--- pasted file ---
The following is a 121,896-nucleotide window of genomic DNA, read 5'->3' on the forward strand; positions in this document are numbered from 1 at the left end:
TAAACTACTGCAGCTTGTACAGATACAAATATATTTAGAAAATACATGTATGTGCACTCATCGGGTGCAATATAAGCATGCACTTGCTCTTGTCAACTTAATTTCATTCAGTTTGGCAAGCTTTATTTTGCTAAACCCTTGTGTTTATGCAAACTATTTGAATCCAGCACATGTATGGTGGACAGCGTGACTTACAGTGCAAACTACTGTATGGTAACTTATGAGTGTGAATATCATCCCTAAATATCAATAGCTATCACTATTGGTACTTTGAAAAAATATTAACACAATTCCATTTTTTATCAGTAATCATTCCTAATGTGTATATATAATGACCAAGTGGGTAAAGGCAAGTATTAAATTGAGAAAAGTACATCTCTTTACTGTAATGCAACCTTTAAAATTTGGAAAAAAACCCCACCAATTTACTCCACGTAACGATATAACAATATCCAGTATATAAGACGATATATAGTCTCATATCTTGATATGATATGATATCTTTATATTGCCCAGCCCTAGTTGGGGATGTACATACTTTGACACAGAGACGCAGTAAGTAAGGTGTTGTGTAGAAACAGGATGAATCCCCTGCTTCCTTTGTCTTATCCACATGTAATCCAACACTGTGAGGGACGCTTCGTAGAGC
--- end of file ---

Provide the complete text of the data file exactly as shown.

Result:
The following is a 121,896-nucleotide window of genomic DNA, read 5'->3' on the forward strand; positions in this document are numbered from 1 at the left end:
TAAACTACTGCAGCTTGTACAGATACAAATATATTTAGAAAATACATGTATGTGCACTCATCGGGTGCAATATAAGCATGCACTTGCTCTTGTCAACTTAATTTCATTCAGTTTGGCAAGCTTTATTTTGCTAAACCCTTGTGTTTATGCAAACTATTTGAATCCAGCACATGTATGGTGGACAGCGTGACTTACAGTGCAAACTACTGTATGGTAACTTATGAGTGTGAATATCATCCCTAAATATCAATAGCTATCACTATTGGTACTTTGAAAAAATATTAACACAATTCCATTTTTTATCAGTAATCATTCCTAATGTGTATATATAATGACCAAGTGGGTAAAGGCAAGTATTAAATTGAGAAAAGTACATCTCTTTACTGTAATGCAACCTTTAAAATTTGGAAAAAAACCCCACCAATTTACTCCACGTAACGATATAACAATATCCAGTATATAAGACGATATATAGTCTCATATCTTGATATGATATGATATCTTTATATTGCCCAGCCCTAGTTGGGGATGTACATACTTTGACACAGAGACGCAGTAAGTAAGGTGTTGTGTAGAAACAGGATGAATCCCCTGCTTCCTTTGTCTTATCCACATGTAATCCAACACTGTGAGGGACGCTTCGTAGAGC